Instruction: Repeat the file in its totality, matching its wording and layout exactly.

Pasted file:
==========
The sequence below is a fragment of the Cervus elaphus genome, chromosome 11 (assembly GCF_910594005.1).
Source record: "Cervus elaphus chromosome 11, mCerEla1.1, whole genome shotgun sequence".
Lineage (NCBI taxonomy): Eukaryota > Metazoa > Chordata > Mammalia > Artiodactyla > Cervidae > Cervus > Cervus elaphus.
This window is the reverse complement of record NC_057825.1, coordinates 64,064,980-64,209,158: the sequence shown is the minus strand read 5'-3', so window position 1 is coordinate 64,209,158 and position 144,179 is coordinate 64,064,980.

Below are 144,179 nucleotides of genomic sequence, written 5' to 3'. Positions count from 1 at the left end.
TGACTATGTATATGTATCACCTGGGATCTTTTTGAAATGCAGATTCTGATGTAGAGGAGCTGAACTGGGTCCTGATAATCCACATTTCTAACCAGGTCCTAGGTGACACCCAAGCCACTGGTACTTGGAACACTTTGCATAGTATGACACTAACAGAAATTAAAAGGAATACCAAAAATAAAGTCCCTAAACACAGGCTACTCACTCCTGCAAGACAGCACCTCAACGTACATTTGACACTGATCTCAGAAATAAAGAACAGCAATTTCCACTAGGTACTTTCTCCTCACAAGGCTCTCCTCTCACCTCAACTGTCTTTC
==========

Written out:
The sequence below is a fragment of the Cervus elaphus genome, chromosome 11 (assembly GCF_910594005.1).
Source record: "Cervus elaphus chromosome 11, mCerEla1.1, whole genome shotgun sequence".
Lineage (NCBI taxonomy): Eukaryota > Metazoa > Chordata > Mammalia > Artiodactyla > Cervidae > Cervus > Cervus elaphus.
This window is the reverse complement of record NC_057825.1, coordinates 64,064,980-64,209,158: the sequence shown is the minus strand read 5'-3', so window position 1 is coordinate 64,209,158 and position 144,179 is coordinate 64,064,980.

Below are 144,179 nucleotides of genomic sequence, written 5' to 3'. Positions count from 1 at the left end.
TGACTATGTATATGTATCACCTGGGATCTTTTTGAAATGCAGATTCTGATGTAGAGGAGCTGAACTGGGTCCTGATAATCCACATTTCTAACCAGGTCCTAGGTGACACCCAAGCCACTGGTACTTGGAACACTTTGCATAGTATGACACTAACAGAAATTAAAAGGAATACCAAAAATAAAGTCCCTAAACACAGGCTACTCACTCCTGCAAGACAGCACCTCAACGTACATTTGACACTGATCTCAGAAATAAAGAACAGCAATTTCCACTAGGTACTTTCTCCTCACAAGGCTCTCCTCTCACCTCAACTGTCTTTC